Unbelievable Ways People Have Died

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Unbelievable Ways People Have Died

 

All living things have one thing in common: they die. It’s a sad but inevitable part of life. The only difference is how death comes. People die due to diseases, some to accidents, while others to unexplainable circumstances. Our history has seen some of the most bizarre things happening to people, and these include dying in the most unusual way. Some cases are extremely strange that it’s hard to believe they really happened.

 

Photo Credit: Wikimedia Commons

 

Death by Dancing

Dancing is supposed to be fun and harmless, but as it turned out, it can also kill people. In July 1518, residents of Strasbourg, a city in northeastern France, were struck by a sudden and seemingly uncontrollable urge to dance. The nonstop dancing started with Frau Troffea when she was cutting a rug in the middle of the street. She was later on joined by 34 people. By August, their number had increased to 400. The nonstop dancing ultimately led to the death of many people. In a day, an average of 15 people would collapse from a heart attack, exhaustion, or stroke. This event is now known as the Dancing Plague of 1518 and experts still have no idea what triggered the whole thing.

 

Photo Credit: All That's Interesting

 

Spontaneous Human Combustion

On July 2, 1951, the body of Mary Reeser, 67, was discovered in her apartment by the police, and it was nearly cremated. According to All That’s Interesting, a site for curious people who want to know more about what they saw on the news or read in history books, the only pieces left of her were her skull, spine, and one of her feet. The case extremely puzzled the investigators since her apartment was relatively free of fire damage. A stack of newspapers near her was untouched by the flames.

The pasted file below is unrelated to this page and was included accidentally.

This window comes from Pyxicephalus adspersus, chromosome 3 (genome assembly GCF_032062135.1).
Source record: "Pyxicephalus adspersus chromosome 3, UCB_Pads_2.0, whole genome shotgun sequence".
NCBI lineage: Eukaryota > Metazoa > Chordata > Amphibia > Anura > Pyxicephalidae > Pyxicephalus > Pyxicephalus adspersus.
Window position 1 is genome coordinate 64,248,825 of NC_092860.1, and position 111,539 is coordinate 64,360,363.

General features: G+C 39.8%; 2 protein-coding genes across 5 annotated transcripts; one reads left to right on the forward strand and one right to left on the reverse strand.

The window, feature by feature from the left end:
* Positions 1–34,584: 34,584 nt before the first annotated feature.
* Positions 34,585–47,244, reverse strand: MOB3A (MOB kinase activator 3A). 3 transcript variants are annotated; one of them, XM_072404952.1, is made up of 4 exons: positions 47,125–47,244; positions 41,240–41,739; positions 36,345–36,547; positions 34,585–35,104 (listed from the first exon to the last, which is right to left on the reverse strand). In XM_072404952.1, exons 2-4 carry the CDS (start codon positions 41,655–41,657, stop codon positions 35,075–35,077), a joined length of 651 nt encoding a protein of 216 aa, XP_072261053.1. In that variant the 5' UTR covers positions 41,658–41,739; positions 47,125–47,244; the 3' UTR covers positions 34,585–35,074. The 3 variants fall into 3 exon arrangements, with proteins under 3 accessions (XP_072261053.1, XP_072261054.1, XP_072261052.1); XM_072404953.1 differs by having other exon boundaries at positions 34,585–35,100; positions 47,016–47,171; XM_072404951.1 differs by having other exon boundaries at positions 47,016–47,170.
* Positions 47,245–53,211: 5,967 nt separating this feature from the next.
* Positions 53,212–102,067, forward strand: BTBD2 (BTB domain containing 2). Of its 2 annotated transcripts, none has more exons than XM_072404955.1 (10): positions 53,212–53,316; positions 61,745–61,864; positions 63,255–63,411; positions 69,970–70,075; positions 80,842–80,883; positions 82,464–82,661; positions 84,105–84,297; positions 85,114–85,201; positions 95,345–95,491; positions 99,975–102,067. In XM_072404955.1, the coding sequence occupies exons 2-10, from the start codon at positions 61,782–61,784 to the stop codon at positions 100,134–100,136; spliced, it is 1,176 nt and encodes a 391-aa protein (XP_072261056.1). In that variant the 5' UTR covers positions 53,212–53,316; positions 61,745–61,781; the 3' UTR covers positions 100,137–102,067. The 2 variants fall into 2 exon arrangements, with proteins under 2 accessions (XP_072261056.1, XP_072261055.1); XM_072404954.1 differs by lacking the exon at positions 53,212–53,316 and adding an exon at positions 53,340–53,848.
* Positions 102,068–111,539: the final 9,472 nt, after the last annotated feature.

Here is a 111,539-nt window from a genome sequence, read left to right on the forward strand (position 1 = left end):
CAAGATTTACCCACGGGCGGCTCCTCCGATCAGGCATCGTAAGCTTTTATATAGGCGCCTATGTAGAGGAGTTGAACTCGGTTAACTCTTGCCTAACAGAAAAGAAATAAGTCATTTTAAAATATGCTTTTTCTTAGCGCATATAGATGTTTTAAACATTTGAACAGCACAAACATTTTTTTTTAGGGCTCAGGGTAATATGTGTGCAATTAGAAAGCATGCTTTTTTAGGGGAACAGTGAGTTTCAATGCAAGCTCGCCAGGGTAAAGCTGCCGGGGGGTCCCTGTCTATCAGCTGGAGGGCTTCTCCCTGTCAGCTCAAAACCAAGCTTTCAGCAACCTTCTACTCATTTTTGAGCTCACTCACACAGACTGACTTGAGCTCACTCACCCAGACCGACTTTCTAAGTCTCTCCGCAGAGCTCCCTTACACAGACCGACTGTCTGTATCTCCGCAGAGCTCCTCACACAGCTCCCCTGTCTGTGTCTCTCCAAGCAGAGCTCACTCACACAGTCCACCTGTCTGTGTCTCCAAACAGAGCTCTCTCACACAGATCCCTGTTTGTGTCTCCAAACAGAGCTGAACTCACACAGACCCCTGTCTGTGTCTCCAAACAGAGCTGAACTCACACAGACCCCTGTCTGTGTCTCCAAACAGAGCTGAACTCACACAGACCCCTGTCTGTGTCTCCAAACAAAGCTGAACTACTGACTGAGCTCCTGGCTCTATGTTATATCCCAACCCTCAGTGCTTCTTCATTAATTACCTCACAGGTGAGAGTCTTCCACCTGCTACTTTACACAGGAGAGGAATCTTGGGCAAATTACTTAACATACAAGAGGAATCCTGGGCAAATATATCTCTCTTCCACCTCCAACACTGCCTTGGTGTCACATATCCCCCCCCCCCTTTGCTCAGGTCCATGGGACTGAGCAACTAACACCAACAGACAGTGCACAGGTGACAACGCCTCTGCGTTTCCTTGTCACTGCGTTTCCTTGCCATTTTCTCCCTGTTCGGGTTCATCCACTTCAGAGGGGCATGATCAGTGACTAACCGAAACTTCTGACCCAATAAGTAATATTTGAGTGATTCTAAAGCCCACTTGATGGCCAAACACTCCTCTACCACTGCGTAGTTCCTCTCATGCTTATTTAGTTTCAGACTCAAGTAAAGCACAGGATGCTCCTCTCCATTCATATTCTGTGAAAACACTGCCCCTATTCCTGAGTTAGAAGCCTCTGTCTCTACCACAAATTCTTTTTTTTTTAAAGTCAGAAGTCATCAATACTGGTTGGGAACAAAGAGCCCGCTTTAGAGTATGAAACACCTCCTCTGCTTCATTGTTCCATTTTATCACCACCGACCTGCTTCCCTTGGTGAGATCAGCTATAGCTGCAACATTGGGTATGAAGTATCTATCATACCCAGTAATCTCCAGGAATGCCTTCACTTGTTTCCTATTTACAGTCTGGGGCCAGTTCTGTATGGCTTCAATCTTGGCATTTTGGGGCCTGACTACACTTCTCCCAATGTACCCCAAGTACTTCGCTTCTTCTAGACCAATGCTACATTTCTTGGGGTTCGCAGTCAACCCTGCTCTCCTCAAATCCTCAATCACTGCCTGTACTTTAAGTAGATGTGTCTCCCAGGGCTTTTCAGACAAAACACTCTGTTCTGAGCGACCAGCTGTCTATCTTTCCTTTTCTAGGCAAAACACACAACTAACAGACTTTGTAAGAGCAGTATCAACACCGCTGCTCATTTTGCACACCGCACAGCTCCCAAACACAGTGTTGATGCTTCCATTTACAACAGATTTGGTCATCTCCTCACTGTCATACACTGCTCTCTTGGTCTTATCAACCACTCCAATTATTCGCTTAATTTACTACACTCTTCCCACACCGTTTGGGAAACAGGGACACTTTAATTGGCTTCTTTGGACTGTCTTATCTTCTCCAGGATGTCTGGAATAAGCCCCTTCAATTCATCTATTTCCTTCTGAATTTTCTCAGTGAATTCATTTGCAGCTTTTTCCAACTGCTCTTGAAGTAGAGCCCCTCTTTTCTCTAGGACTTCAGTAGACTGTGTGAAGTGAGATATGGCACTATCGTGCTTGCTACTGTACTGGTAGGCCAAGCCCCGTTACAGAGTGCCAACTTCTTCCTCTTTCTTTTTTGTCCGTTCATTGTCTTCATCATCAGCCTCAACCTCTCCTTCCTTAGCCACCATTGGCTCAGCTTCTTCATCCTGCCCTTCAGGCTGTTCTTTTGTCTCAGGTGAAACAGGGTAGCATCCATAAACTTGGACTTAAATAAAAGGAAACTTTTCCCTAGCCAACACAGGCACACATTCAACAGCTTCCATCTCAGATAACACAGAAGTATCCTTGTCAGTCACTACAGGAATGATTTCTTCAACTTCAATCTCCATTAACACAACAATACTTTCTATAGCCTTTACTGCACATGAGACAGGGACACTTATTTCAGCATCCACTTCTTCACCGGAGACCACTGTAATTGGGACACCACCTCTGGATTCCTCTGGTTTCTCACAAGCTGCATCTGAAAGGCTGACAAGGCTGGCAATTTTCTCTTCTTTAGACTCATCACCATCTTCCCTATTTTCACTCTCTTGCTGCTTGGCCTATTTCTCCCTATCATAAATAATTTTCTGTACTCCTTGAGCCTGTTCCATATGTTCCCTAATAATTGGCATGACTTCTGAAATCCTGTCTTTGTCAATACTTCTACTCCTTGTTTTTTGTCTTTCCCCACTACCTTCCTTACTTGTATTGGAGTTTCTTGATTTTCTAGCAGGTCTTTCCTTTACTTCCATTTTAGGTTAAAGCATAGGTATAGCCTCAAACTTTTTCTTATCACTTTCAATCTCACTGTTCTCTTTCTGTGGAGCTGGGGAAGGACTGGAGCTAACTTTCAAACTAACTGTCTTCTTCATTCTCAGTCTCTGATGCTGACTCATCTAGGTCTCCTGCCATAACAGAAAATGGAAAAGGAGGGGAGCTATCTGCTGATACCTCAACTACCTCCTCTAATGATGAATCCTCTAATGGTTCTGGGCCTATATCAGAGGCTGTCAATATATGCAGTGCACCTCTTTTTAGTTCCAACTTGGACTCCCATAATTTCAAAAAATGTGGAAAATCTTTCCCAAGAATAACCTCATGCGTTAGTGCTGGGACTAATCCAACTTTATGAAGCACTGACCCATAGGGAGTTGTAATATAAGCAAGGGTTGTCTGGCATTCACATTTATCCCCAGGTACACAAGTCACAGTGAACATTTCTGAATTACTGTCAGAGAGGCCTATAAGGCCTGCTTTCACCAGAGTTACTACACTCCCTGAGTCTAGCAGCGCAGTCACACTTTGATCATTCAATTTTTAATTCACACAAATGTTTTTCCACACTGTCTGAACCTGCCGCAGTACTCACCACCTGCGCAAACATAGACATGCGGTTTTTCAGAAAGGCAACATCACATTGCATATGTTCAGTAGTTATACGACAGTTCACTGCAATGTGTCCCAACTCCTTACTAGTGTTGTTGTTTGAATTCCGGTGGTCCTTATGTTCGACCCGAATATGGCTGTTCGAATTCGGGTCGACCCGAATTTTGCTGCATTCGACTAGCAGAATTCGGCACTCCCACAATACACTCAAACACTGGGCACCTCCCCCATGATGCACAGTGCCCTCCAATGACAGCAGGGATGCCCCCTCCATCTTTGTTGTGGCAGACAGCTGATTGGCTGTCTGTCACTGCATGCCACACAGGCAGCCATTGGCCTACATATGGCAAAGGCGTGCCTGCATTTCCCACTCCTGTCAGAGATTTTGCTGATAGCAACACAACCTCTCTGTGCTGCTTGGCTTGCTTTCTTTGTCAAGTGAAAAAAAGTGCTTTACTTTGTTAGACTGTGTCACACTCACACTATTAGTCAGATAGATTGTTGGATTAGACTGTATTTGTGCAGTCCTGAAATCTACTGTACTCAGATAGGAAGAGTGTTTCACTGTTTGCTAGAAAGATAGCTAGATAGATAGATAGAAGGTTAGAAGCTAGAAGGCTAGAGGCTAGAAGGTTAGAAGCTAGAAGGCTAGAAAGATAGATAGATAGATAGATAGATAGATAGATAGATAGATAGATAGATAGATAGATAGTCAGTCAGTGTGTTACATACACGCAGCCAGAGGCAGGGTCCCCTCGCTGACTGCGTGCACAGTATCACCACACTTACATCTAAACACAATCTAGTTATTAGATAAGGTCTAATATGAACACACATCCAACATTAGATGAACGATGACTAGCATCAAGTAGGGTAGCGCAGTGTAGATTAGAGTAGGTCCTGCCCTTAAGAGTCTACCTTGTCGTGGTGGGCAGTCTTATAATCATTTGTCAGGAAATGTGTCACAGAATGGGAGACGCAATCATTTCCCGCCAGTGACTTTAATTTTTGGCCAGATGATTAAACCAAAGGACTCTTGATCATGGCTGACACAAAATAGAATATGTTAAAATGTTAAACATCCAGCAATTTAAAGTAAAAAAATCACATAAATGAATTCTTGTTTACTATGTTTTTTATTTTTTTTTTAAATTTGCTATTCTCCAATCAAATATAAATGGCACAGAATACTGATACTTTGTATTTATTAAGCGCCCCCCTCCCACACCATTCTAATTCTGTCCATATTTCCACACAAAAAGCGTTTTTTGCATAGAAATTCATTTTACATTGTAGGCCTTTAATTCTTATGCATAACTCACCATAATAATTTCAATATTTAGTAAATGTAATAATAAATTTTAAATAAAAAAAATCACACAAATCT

Photo Credit: Wikimedia Commons

 

Extreme Laughing

They say that laughter is the best medicine. While this is true for many people, it ended the life of Thomas Urquhart, a Scottish aristocrat and author. He was known to have served both King Charles I and Charles II before being imprisoned in the Tower of London. Eventually, Urquhart was exiled to Europe. According to reports, the Scottish aristocrat died due to “excessive laughter” after finding out that Charles II had been restored to the throne in 1660. In cases like this, it is believed that extreme laughing caused either asphyxiation or heart failure.

 

Photo Credit: Wikimedia Commons

 

Tripping on a Beard

It is an unlikely scenario to die due to facial hair. But this is exactly what happened to Hans Steininger, a Renaissance-era Bavarian, when he fell victim to his famous flowing beard. According to an article by Bustle, an online American women's magazine, Steininger commonly kept his six-feet-long beard rolled up and stored in a leather pouch. One day, a fire ignited in their town. Since his beard wasn't tucked away during that time, he tripped on it. It was believed that he either failed to escape the fire or broke his neck.

 

Photo Credit: Wikimedia Commons

 

Strangled by an Automobile

Isadora Duncan, a dancer during the early 20th century, had experienced several automobile accidents throughout her career. For instance, in 1913, a car driven by her nanny plunged into the Seine River near Paris, killing both of her children. Another a car accident also caused her death but in an unusual way. It was reported that her long, glamorous, trailing scarf got caught in the automobile’s wheel. She was wrenched from the moving vehicle by the trapped scarf and thrown to the ground, which broke her neck. 

 

Photo Credit: Wikimedia Commons

 

Trying to Achieve Immortality

Throughout the years, many people have tried to escape death. One of them was Alexander Bogdanov, a founder of the Bolshevik Party in Russia. His career revolved around studying a wide range of subjects, such as philosophy, economics, medicine, and many more. Bogdanov was particularly interested in blood transfusions because he believed that it could rejuvenate humans, extend their lives, and possibly even make them immortal. He performed several transfusions on himself to achieve his goal. However, he made a huge mistake that caused his death. He unknowingly swapped his blood with a physics student who had been exposed to both tuberculosis and malaria.

 

Photo Credit: Max Pixel

 

Self-decapitation

In 2008, David Phyall’s Bishopstoke apartment building was set for demolition. However, he refused to follow the orders of the authorities to relocate and set out to show the injustice of it by committing suicide, but not in the usual way, such as by gunshot or poison or hanging. He tied a chainsaw to the leg of a snooker table, plugged it into a timer, and then lay down so his neck would be cut once the tool activated. Suffice it to say that his setup proved to be a success.

 

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